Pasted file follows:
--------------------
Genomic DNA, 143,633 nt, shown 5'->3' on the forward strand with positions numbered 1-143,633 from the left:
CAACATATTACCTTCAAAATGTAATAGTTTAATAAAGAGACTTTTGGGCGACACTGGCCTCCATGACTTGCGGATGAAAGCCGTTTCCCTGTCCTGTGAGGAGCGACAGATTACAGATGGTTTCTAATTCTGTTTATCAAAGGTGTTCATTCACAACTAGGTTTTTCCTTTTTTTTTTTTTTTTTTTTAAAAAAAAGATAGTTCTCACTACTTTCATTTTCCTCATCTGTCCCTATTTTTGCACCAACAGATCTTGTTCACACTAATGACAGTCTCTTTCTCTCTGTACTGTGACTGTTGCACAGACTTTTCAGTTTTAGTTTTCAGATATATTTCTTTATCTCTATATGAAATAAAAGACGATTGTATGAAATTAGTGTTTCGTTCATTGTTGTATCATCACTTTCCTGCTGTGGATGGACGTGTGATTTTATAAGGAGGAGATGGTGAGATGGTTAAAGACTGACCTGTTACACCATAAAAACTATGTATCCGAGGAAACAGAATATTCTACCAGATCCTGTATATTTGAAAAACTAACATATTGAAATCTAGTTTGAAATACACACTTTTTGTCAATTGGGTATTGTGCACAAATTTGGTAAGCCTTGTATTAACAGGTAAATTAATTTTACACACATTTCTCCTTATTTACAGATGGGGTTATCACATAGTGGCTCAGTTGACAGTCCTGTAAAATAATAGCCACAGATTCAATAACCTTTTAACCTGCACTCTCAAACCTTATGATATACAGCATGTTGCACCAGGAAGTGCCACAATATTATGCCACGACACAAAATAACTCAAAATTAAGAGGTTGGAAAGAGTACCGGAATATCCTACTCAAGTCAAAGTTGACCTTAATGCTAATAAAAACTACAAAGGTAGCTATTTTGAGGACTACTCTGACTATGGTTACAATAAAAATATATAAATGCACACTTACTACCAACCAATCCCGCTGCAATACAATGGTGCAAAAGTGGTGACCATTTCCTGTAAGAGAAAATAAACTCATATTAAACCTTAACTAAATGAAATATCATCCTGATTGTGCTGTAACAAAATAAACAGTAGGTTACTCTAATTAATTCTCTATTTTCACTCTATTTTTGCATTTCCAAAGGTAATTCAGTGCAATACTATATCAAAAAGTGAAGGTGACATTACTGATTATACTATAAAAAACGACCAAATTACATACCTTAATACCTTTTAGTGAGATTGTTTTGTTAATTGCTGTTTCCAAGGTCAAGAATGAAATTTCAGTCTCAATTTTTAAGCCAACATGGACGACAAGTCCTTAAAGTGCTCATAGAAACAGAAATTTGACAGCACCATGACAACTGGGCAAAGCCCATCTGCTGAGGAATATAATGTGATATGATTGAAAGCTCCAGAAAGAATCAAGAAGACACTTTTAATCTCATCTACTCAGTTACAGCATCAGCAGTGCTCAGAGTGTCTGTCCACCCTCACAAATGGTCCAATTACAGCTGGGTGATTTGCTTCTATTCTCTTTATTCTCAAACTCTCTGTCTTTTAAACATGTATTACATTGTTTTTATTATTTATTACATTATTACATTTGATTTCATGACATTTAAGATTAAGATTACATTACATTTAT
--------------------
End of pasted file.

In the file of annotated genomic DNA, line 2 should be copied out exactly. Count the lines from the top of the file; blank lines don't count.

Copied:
CAACATATTACCTTCAAAATGTAATAGTTTAATAAAGAGACTTTTGGGCGACACTGGCCTCCATGACTTGCGGATGAAAGCCGTTTCCCTGTCCTGTGAGGAGCGACAGATTACAGATGGTTTCTAATTCTGTTTATCAAAGGTGTTCATTCACAACTAGGTTTTTCCTTTTTTTTTTTTTTTTTTTTAAAAAAAAGATAGTTCTCACTACTTTCATTTTCCTCATCTGTCCCTATTTTTGCACCAACAGATCTTGTTCACACTAATGACAGTCTCTTTCTCTCTGTACTGTGACTGTTGCACAGACTTTTCAGTTTTAGTTTTCAGATATATTTCTTTATCTCTATATGAAATAAAAGACGATTGTATGAAATTAGTGTTTCGTTCATTGTTGTATCATCACTTTCCTGCTGTGGATGGACGTGTGATTTTATAAGGAGGAGATGGTGAGATGGTTAAAGACTGACCTGTTACACCATAAAAACTATGTATCCGAGGAAACAGAATATTCTACCAGATCCTGTATATTTGAAAAACTAACATATTGAAATCTAGTTTGAAATACACACTTTTTGTCAATTGGGTATTGTGCACAAATTTGGTAAGCCTTGTATTAACAGGTAAATTAATTTTACACACATTTCTCCTTATTTACAGATGGGGTTATCACATAGTGGCTCAGTTGACAGTCCTGTAAAATAATAGCCACAGATTCAATAACCTTTTAACCTGCACTCTCAAACCTTATGATATACAGCATGTTGCACCAGGAAGTGCCACAATATTATGCCACGACACAAAATAACTCAAAATTAAGAGGTTGGAAAGAGTACCGGAATATCCTACTCAAGTCAAAGTTGACCTTAATGCTAATAAAAACTACAAAGGTAGCTATTTTGAGGACTACTCTGACTATGGTTACAATAAAAATATATAAATGCACACTTACTACCAACCAATCCCGCTGCAATACAATGGTGCAAAAGTGGTGACCATTTCCTGTAAGAGAAAATAAACTCATATTAAACCTTAACTAAATGAAATATCATCCTGATTGTGCTGTAACAAAATAAACAGTAGGTTACTCTAATTAATTCTCTATTTTCACTCTATTTTTGCATTTCCAAAGGTAATTCAGTGCAATACTATATCAAAAAGTGAAGGTGACATTACTGATTATACTATAAAAAACGACCAAATTACATACCTTAATACCTTTTAGTGAGATTGTTTTGTTAATTGCTGTTTCCAAGGTCAAGAATGAAATTTCAGTCTCAATTTTTAAGCCAACATGGACGACAAGTCCTTAAAGTGCTCATAGAAACAGAAATTTGACAGCACCATGACAACTGGGCAAAGCCCATCTGCTGAGGAATATAATGTGATATGATTGAAAGCTCCAGAAAGAATCAAGAAGACACTTTTAATCTCATCTACTCAGTTACAGCATCAGCAGTGCTCAGAGTGTCTGTCCACCCTCACAAATGGTCCAATTACAGCTGGGTGATTTGCTTCTATTCTCTTTATTCTCAAACTCTCTGTCTTTTAAACATGTATTACATTGTTTTTATTATTTATTACATTATTACATTTGATTTCATGACATTTAAGATTAAGATTACATTACATTTAT